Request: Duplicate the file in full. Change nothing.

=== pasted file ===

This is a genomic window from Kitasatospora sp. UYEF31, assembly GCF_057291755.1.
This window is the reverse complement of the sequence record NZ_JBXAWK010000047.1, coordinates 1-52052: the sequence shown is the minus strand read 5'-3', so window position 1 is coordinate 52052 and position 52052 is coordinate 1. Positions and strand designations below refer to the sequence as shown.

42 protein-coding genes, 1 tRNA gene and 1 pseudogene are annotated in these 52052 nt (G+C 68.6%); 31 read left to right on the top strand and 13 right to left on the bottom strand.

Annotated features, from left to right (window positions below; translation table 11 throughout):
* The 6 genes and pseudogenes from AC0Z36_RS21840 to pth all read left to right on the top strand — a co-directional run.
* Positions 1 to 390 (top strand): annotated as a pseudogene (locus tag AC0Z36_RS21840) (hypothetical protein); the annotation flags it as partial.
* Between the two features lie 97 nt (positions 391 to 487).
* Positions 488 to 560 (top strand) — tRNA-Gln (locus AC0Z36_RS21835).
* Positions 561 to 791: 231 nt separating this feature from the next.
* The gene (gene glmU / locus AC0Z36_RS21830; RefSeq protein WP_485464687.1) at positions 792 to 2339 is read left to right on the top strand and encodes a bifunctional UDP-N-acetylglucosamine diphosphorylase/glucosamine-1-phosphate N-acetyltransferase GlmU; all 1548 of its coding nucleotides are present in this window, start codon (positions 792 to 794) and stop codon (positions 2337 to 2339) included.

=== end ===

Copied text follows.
This is a genomic window from Kitasatospora sp. UYEF31, assembly GCF_057291755.1.
This window is the reverse complement of the sequence record NZ_JBXAWK010000047.1, coordinates 1-52052: the sequence shown is the minus strand read 5'-3', so window position 1 is coordinate 52052 and position 52052 is coordinate 1. Positions and strand designations below refer to the sequence as shown.

42 protein-coding genes, 1 tRNA gene and 1 pseudogene are annotated in these 52052 nt (G+C 68.6%); 31 read left to right on the top strand and 13 right to left on the bottom strand.

Annotated features, from left to right (window positions below; translation table 11 throughout):
* The 6 genes and pseudogenes from AC0Z36_RS21840 to pth all read left to right on the top strand — a co-directional run.
* Positions 1 to 390 (top strand): annotated as a pseudogene (locus tag AC0Z36_RS21840) (hypothetical protein); the annotation flags it as partial.
* Between the two features lie 97 nt (positions 391 to 487).
* Positions 488 to 560 (top strand) — tRNA-Gln (locus AC0Z36_RS21835).
* Positions 561 to 791: 231 nt separating this feature from the next.
* The gene (gene glmU / locus AC0Z36_RS21830; RefSeq protein WP_485464687.1) at positions 792 to 2339 is read left to right on the top strand and encodes a bifunctional UDP-N-acetylglucosamine diphosphorylase/glucosamine-1-phosphate N-acetyltransferase GlmU; all 1548 of its coding nucleotides are present in this window, start codon (positions 792 to 794) and stop codon (positions 2337 to 2339) included.